Our Eyecare Services

From eye exams and contact lens evaluations, to managing laser vision correction and corneal mapping, our optometrists provide comprehensive eye care to patients of all ages. We also treat a range of conditions such as glaucoma, dry eye, and ocular infections.

Comprehensive Eye Exams

During a complete eye exam, your eye doctor will not only determine your prescription for eyeglasses or contact lenses, but will also check your eyes for common eye diseases, assess how your eyes work together as a team and evaluate your eyes as an indicator of your overall health.

Corneal Mapping

Corneal topography, also known as photokeratoscopy or videokeratography, is a non-invasive medical imaging technique for mapping the surface curvature of the cornea, the outer structure of the eye. Since the cornea is normally responsible for some 70% of the eye's refractive power, its topography is of critical importance in determining the quality of vision.

Dry Eye Treatment

Our optometrists are experts in the treating of dry eyes and can examine your eyes to determine the cause of this uncomfortable condition. With Dr. Lutz's dry eye treatment you can diminish the dry eye syndrome that causes red eyes, sore or pink eyes.

Visual Field Testing

Measures the quality of your central and peripheral vision. Our Zeiss field analyzer uses sophisticated algorithms to quickly map your visual field.

Macular Pigment Optical Density (M.P.O.D.) Testing

Age-related macular degeneration is the leading cause of blindness in adults. There are two yellow pigments in the macula (central retina): Lutein and Zeaxanthin. Research shows that low levels of these protective pigments increase the risk of developing macular degeneration and dementia (the pigments cross the blood/brain barrier).

The Latest Technology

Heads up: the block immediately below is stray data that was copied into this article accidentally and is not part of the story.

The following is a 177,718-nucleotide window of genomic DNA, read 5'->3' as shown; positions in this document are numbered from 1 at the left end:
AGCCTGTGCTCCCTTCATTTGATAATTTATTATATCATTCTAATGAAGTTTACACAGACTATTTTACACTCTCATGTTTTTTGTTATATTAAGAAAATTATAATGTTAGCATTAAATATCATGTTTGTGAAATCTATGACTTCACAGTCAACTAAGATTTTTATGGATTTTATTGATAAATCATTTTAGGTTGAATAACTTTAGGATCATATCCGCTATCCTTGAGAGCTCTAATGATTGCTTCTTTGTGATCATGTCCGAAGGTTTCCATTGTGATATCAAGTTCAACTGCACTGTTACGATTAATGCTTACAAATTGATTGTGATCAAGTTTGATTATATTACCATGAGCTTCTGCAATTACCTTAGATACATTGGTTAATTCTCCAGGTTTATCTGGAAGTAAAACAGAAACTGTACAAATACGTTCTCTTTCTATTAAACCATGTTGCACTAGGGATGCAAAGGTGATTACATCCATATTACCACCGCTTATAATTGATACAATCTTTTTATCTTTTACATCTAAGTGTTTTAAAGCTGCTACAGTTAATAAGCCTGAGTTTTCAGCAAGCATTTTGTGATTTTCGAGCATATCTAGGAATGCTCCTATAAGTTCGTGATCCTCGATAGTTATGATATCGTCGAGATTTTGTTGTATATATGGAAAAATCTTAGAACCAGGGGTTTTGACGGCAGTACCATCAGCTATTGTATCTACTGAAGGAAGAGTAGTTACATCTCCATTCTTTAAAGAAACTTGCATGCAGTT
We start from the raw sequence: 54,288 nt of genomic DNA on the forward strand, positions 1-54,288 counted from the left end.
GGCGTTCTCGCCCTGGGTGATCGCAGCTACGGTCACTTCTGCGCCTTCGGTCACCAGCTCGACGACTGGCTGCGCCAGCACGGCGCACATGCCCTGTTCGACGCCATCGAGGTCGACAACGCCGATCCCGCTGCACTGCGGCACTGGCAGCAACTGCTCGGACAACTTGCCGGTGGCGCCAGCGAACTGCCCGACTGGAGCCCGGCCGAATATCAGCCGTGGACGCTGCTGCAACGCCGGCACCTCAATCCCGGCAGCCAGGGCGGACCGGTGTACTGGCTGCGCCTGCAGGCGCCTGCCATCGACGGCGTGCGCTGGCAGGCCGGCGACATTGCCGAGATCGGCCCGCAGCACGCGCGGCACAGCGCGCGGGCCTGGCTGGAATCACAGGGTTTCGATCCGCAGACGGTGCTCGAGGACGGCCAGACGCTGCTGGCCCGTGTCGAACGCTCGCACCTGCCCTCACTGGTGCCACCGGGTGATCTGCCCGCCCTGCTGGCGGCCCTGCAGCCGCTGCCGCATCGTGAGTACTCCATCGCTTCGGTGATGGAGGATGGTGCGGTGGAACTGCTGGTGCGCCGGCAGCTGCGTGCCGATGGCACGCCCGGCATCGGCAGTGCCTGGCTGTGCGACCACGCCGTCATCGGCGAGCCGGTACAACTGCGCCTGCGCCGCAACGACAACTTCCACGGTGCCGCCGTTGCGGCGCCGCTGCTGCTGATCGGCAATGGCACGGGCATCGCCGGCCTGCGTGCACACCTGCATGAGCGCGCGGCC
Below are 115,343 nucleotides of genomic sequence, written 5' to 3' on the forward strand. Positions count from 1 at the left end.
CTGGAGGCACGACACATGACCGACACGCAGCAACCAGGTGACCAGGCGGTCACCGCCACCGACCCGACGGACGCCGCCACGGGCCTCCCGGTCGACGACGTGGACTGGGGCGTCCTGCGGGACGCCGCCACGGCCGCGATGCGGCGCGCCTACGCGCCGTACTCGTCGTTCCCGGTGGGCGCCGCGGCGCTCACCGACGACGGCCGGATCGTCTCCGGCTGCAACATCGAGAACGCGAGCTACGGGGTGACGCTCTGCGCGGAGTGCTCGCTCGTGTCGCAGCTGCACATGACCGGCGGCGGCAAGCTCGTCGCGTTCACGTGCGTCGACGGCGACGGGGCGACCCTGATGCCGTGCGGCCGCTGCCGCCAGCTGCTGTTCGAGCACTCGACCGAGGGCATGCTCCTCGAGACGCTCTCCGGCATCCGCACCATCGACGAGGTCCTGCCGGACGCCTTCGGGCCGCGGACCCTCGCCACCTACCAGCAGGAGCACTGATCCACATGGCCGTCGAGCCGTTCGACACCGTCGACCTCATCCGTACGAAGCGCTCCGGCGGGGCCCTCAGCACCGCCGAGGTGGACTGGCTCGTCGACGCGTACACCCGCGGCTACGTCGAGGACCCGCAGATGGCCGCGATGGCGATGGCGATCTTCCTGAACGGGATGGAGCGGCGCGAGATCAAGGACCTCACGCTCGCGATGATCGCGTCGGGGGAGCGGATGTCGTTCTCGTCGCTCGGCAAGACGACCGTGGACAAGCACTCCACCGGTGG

As part of your annual eye exam, your doctor may perform some or all of these comprehensive tests, depending upon your individual needs:

Autorefractor Test

A computer that helps improve accuracy when determining your final glasses or contact lens prescription. It is especially useful for those who may not be responsive to a manual refraction.

Slit Lamp Test

Allows your doctor a highly magnified view of your eye to thoroughly evaluate the front structures of your eye (lids, cornea, iris, etc.), followed by an examination of the inside of your eye (retina, optic nerve, macula and more). This test aids the doctor in the diagnosis of cataracts, dry eyes, corneal irritation, glaucoma and macular degeneration.

Extended Opthalmoscopy

Offers a wider view of the eye's internal structures, including examination of the central and peripheral retina (thinning, holes, tears, diabetes-related side effects) by using eyedrops to enlarge your pupils.

Tonometry Test

A computer that measures the pressure inside of the eye to determine one of the risks for developing glaucoma. If the pressure is high, an additional test may be used.

Visual Fields Test

Checks for the presence of blind spots in your peripheral and central visual field. These types of blind spots can originate from eye diseases such as glaucoma. Analysis of blind spots also may help identify specific areas of brain damage caused by a stroke or tumor.

Lensometer Test

It is mainly used by optometrists and opticians to verify the correct prescription in a pair of eyeglasses, to properly orient and mark uncut lenses, and to confirm the correct mounting of lenses in spectacle frames. Lensometers can also verify the power of contact lenses, if a special lens support is used.